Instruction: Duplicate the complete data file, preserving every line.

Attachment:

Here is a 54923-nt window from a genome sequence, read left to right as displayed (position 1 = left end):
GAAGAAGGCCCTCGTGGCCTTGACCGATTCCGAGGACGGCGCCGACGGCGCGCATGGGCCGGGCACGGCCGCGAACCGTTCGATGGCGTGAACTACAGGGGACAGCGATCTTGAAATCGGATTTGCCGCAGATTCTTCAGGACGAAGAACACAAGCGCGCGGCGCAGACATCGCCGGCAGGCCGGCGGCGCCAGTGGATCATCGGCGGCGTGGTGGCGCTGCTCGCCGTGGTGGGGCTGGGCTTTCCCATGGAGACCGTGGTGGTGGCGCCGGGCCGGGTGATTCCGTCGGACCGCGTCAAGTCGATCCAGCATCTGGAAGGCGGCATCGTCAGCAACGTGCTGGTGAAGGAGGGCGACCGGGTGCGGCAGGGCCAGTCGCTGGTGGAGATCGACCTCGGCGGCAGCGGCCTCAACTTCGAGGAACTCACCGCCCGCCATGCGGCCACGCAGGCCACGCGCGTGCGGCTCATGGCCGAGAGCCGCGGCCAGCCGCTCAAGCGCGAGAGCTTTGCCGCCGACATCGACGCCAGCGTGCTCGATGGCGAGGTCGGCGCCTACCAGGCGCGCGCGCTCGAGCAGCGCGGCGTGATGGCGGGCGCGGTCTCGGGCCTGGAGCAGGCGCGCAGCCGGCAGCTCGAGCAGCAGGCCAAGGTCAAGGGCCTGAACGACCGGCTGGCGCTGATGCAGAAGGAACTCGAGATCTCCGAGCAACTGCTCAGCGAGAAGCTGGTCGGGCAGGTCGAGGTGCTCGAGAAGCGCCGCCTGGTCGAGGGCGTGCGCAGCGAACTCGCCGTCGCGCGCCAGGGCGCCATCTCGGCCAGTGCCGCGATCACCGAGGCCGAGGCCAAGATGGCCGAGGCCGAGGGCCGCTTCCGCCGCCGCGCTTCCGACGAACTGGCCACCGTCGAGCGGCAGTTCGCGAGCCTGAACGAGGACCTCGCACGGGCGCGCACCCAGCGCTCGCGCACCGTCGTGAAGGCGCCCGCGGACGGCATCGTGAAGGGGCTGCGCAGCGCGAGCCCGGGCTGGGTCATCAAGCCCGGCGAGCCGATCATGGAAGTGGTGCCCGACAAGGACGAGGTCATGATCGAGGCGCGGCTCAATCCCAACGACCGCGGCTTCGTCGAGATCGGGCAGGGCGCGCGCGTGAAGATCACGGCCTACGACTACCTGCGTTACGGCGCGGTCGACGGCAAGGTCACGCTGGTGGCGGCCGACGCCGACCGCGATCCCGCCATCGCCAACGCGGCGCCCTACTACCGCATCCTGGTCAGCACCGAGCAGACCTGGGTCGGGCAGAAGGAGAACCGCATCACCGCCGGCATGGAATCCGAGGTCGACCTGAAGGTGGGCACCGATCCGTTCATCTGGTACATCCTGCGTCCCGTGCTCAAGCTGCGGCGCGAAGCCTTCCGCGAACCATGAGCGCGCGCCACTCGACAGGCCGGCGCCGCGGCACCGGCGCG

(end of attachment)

Here is a 54923-nt window from a genome sequence, read left to right as displayed (position 1 = left end):
GAAGAAGGCCCTCGTGGCCTTGACCGATTCCGAGGACGGCGCCGACGGCGCGCATGGGCCGGGCACGGCCGCGAACCGTTCGATGGCGTGAACTACAGGGGACAGCGATCTTGAAATCGGATTTGCCGCAGATTCTTCAGGACGAAGAACACAAGCGCGCGGCGCAGACATCGCCGGCAGGCCGGCGGCGCCAGTGGATCATCGGCGGCGTGGTGGCGCTGCTCGCCGTGGTGGGGCTGGGCTTTCCCATGGAGACCGTGGTGGTGGCGCCGGGCCGGGTGATTCCGTCGGACCGCGTCAAGTCGATCCAGCATCTGGAAGGCGGCATCGTCAGCAACGTGCTGGTGAAGGAGGGCGACCGGGTGCGGCAGGGCCAGTCGCTGGTGGAGATCGACCTCGGCGGCAGCGGCCTCAACTTCGAGGAACTCACCGCCCGCCATGCGGCCACGCAGGCCACGCGCGTGCGGCTCATGGCCGAGAGCCGCGGCCAGCCGCTCAAGCGCGAGAGCTTTGCCGCCGACATCGACGCCAGCGTGCTCGATGGCGAGGTCGGCGCCTACCAGGCGCGCGCGCTCGAGCAGCGCGGCGTGATGGCGGGCGCGGTCTCGGGCCTGGAGCAGGCGCGCAGCCGGCAGCTCGAGCAGCAGGCCAAGGTCAAGGGCCTGAACGACCGGCTGGCGCTGATGCAGAAGGAACTCGAGATCTCCGAGCAACTGCTCAGCGAGAAGCTGGTCGGGCAGGTCGAGGTGCTCGAGAAGCGCCGCCTGGTCGAGGGCGTGCGCAGCGAACTCGCCGTCGCGCGCCAGGGCGCCATCTCGGCCAGTGCCGCGATCACCGAGGCCGAGGCCAAGATGGCCGAGGCCGAGGGCCGCTTCCGCCGCCGCGCTTCCGACGAACTGGCCACCGTCGAGCGGCAGTTCGCGAGCCTGAACGAGGACCTCGCACGGGCGCGCACCCAGCGCTCGCGCACCGTCGTGAAGGCGCCCGCGGACGGCATCGTGAAGGGGCTGCGCAGCGCGAGCCCGGGCTGGGTCATCAAGCCCGGCGAGCCGATCATGGAAGTGGTGCCCGACAAGGACGAGGTCATGATCGAGGCGCGGCTCAATCCCAACGACCGCGGCTTCGTCGAGATCGGGCAGGGCGCGCGCGTGAAGATCACGGCCTACGACTACCTGCGTTACGGCGCGGTCGACGGCAAGGTCACGCTGGTGGCGGCCGACGCCGACCGCGATCCCGCCATCGCCAACGCGGCGCCCTACTACCGCATCCTGGTCAGCACCGAGCAGACCTGGGTCGGGCAGAAGGAGAACCGCATCACCGCCGGCATGGAATCCGAGGTCGACCTGAAGGTGGGCACCGATCCGTTCATCTGGTACATCCTGCGTCCCGTGCTCAAGCTGCGGCGCGAAGCCTTCCGCGAACCATGAGCGCGCGCCACTCGACAGGCCGGCGCCGCGGCACCGGCGCG